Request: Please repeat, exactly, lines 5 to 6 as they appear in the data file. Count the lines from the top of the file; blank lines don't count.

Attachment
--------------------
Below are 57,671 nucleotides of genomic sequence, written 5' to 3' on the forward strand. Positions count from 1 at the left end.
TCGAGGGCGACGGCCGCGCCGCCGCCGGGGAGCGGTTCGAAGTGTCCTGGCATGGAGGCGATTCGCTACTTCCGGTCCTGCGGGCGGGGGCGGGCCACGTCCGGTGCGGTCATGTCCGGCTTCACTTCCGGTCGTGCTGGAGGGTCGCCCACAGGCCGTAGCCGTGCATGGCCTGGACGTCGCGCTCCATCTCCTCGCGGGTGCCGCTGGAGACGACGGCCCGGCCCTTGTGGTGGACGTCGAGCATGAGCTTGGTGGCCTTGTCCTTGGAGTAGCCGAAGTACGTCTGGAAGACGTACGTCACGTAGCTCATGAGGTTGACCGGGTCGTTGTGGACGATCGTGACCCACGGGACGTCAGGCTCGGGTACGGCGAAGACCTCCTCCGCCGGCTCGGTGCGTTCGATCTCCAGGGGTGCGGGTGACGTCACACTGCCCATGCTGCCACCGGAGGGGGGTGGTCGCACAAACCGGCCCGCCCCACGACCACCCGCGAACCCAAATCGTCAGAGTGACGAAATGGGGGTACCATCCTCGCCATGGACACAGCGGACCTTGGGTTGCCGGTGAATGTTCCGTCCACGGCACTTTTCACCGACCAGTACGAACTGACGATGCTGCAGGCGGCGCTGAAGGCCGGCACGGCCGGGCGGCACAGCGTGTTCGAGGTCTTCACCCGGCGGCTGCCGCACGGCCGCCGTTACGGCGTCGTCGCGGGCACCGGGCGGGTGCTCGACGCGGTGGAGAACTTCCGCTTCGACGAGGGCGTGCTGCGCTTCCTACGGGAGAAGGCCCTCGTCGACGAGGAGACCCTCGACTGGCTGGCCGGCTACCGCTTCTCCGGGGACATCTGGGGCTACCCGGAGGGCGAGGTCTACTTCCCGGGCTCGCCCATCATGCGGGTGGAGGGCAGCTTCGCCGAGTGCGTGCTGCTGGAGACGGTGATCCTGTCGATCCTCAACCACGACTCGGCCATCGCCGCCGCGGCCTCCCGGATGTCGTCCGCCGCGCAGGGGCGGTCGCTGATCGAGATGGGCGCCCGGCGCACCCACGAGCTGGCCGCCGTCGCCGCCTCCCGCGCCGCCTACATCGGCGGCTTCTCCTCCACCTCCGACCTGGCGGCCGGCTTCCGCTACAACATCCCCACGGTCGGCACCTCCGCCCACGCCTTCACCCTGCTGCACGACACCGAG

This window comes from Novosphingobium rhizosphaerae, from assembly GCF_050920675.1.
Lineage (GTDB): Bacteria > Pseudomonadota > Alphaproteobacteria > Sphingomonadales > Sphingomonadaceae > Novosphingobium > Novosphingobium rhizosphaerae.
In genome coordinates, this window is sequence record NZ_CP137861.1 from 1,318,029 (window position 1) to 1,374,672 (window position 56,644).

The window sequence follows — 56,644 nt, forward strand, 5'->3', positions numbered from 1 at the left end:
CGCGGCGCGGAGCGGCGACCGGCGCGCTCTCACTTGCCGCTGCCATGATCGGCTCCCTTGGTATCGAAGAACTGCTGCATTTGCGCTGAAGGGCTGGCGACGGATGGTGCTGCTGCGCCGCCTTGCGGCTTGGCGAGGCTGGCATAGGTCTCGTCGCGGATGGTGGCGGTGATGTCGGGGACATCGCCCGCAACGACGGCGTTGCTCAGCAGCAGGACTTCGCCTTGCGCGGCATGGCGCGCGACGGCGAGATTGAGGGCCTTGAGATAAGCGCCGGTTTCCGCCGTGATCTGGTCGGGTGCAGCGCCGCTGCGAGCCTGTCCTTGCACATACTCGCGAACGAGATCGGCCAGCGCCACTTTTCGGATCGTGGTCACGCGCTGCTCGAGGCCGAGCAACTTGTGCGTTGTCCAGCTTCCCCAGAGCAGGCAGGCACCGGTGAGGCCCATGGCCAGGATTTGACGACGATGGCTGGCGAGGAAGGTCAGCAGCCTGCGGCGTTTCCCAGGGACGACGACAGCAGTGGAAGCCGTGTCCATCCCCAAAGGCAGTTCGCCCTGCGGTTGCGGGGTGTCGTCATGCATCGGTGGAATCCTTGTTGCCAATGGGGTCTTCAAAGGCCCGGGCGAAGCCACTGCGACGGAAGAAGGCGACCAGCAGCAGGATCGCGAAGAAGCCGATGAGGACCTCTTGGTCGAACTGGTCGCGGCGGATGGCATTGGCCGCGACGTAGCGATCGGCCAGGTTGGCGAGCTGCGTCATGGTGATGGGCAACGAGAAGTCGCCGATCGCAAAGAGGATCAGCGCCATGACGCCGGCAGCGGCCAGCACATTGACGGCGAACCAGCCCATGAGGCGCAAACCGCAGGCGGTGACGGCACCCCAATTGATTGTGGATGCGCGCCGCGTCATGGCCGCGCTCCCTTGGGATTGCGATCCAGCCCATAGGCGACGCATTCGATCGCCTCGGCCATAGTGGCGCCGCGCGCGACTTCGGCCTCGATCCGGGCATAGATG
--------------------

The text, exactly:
In genome coordinates, this window is sequence record NZ_CP137861.1 from 1,318,029 (window position 1) to 1,374,672 (window position 56,644).

The window sequence follows — 56,644 nt, forward strand, 5'->3', positions numbered from 1 at the left end: